The French movement known as Nouvelle Vague (New Wave) blew a new kind of filmmaking all over Europe. With a new lightweight 16mm camera (the Aaton), we could move easily outside the studio and follow in a more documentary way the lives and loves of our own generation. We didn’t want to work with big stars like they do in Hollywood. We preferred non-professional actors without any acting experience and who often were friends of the director.
The Aaton helped revolutionize filmmaking and made it generally more accessible. It would prove an invaluable tool for the young members, like van Brakel, of the Netherlands Film Academy. In this school, several essential figures to Dutch film and Sylvia’s career studied, including Pim de la Parra, Jan de Bont, Frans Weisz, and even briefly Paul Verhoeven.
By the end of the ’60s, theaters that Sylvia would have attended, like the magnificent Pathé Rembrandt, a restored 1913 theater, were packed with some of the greatest Dutch films of the period. Sylvia would soon find herself right in the middle of this new golden age.
The Nederlandse Filmacademie served several roles, but one of the most important was the idea that a film career was now possible in the Netherlands. A 1959 article about the school in Arnhemsche courant noted these possibilities:
On June 23rd, as part of the international film week, the Netherlands Film Institute has chosen as its general theme: a Dutch film training course. The Dutch Film Academy was founded in 1958. It aims to train young people who want to gain a position in film production and give a thorough orientation in the primary professions in the film world. In the near future, the aim is to complete the five main courses in film in a two-year course. These five subjects are direction, screenwriting, camerawork, editing, and soundtracks. Young people of at least 18 years of age can be admitted after an entrance exam and then trained for the professions.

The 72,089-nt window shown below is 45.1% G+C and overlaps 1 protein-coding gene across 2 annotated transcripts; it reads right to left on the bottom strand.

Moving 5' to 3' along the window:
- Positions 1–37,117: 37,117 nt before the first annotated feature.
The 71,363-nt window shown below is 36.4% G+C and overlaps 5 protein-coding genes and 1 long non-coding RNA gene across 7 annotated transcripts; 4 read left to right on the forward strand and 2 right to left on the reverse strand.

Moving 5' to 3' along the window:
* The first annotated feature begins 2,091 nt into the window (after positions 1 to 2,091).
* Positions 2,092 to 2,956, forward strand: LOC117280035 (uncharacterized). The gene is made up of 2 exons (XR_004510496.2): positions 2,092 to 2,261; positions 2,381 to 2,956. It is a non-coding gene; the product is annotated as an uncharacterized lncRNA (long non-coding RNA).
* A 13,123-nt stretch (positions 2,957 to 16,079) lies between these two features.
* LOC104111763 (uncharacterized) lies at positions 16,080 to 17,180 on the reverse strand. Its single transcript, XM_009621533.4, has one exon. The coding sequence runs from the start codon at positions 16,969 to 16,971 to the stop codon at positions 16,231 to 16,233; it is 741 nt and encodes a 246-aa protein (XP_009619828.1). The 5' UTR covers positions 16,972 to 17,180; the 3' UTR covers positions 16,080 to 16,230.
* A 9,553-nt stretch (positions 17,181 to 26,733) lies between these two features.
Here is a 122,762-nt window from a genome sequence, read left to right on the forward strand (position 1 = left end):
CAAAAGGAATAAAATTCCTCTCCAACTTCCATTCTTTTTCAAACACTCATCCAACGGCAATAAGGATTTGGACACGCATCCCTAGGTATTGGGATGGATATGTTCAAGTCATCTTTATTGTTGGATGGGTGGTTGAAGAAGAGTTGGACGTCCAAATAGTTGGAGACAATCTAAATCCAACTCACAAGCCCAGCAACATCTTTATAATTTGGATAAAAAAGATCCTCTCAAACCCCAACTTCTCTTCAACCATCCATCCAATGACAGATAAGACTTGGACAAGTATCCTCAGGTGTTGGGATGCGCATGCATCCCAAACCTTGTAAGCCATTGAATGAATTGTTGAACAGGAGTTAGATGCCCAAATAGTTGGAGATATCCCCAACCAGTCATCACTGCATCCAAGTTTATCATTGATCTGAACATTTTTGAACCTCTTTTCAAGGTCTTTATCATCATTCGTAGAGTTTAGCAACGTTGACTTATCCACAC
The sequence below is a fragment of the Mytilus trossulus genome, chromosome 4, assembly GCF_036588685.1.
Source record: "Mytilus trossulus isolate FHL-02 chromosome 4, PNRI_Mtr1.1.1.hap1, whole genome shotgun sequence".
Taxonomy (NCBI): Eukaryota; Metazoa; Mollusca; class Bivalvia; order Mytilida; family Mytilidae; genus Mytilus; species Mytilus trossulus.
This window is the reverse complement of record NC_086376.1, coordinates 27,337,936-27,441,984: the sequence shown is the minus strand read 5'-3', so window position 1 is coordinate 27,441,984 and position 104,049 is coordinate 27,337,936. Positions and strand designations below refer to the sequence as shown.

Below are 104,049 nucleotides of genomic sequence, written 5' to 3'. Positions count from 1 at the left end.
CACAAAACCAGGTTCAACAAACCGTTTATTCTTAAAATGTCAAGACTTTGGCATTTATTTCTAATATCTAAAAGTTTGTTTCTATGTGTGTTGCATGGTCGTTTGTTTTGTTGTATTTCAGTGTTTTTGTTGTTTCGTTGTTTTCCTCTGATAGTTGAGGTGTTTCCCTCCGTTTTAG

The ’60s ushered in a new wave of popular Dutch filmmaking. By the end of the decade, theaters that Sylvia would have attended, like the magnificent Pathé Rembrandt, a restored 1913 theater, were packed with some of the greatest Dutch films of the period. Sylvia would soon find herself right in the middle of this new golden age.
Nouchka van Brakel called it “the film with the longest name ever.” Indeed the first feature-length film for the company that kickstarted Sylvia Kristel’s career in the early ’70s was the delightfully lengthy title of The Less Happy Return of Joszef Katus to Rembrandt’s Land (1966). Clocking in at just over 90 minutes, the black-and-white film was Wim Verstappen’s first feature as director. Produced and co-written by Pim de la Parra, The Less Happy Return of Joszef Katus to Rembrandt’s Land introduced audiences to the company that the team of ‘Pim & Wim’ formed together. It would become one of the most important of the postwar era and would give Sylvia her start in film. They called it $corpio.